Eastwood's declaration has Oscarologists speculating whether this year's event may honor two last stands, Eastwood's and Heath Ledger's in "The Dark Knight." Previously Eastwood has won Oscars for his lean direction ("Unforgiven," and "Million Dollar Baby" won director and best picture trophies) but never for his minimalist acting. Ledger was nominated for his superlative performance in "Brokeback Mountain," but lost to Philip Seymour Hoffman's stunning turn in "Capote." While it's hard to see Eastwood beat Sean Penn (who he directed in "Mystic River") as "Milk," or Mickey Rourke as "The Wrestler," the Academy is a famously sentimental group. It awarded Henry Fonda an Oscar for his last stand in "On Golden Pond" (a movie my Mom called "On Maudlin Pond" ) and Spencer Tracy for "Guess Who's Coming for Dinner."
Other notable last stands? Over at the estimable A List of Things Thrown Five Minutes Ago, AlexG cited a piece from /film that proposes the 10 Best Final Films in movie history. Apart from Ledger as The Joker in "The Dark Knight," a Molotov cocktail of dark humor and darker pathology, and James Dean in "Giant," my favorites are Audrey Hepburn as the helpful angel in "Always," Edward G. Robinson as Charlton's Heston's wise friend in "Soylent Green," Adrienne Shelly in "Waitress," Sammy Davis Jr. in "Tap," and John Wayne in "The Shootist," some of which made /film's list.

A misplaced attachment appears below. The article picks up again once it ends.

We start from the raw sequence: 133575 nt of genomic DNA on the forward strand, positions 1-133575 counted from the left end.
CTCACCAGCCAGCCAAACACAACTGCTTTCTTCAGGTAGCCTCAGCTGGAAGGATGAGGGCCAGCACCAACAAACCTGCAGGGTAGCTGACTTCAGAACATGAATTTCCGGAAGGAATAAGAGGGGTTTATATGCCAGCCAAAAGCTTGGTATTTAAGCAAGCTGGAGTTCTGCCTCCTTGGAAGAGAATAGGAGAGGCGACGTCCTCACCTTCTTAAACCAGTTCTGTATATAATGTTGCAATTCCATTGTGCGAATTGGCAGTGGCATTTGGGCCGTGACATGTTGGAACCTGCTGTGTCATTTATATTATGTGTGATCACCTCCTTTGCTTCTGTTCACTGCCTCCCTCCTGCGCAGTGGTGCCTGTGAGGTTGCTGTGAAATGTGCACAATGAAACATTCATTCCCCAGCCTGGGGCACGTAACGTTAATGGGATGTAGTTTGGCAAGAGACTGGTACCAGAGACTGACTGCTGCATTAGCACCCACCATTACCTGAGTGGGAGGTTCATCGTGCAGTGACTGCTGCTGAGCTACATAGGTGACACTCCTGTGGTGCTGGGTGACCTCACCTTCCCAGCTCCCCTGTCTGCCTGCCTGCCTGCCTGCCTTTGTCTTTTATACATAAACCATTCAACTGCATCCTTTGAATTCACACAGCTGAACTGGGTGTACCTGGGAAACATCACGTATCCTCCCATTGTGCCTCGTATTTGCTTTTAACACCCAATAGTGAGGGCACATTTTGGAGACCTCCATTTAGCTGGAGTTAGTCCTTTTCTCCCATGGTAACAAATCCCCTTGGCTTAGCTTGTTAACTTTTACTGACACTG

When Steven Spielberg accepted the Cecil B. DeMille award at the Golden Globes Sunday night, he told an anecdote about having seen his first DeMille film, "The Greatest Show on Earth," with his father at a theater in Philadelphia. He was, he said, awestruck by the film's train-crash sequence which he credits for inspiring him to direct movies. (He went straight home and recreated the crash with his Lionel train set and filmed it with Dad's 8mm camera.) I was hoping a reader might remember at which theater Spielberg may have seen the film. It was the historic Boyd theater at 1908 Chestnut, says Howard Haas, president of Friends of the Boyd, the group that has saved the rusting Art Deco gem from the wrecking ball and hopes that a developer will preserve it. As Haas says, preservation of the theater may well inspire the future Spielbergs living in the area.
Another Philadelphia landmark, more tenderly preserved, also inspired Spielberg, raised in nearby Haddon Heights and Haddonfield, NJ. A few years back he confessed that one of his "most primal" experiences was being parked under the Wanamaker's eagle (now the Macy's eagle), when his mother went shopping at the fabled department store. "I like to think that I captured that childhood terror of predatory creatures when I made 'Jurassic Park,' " he said.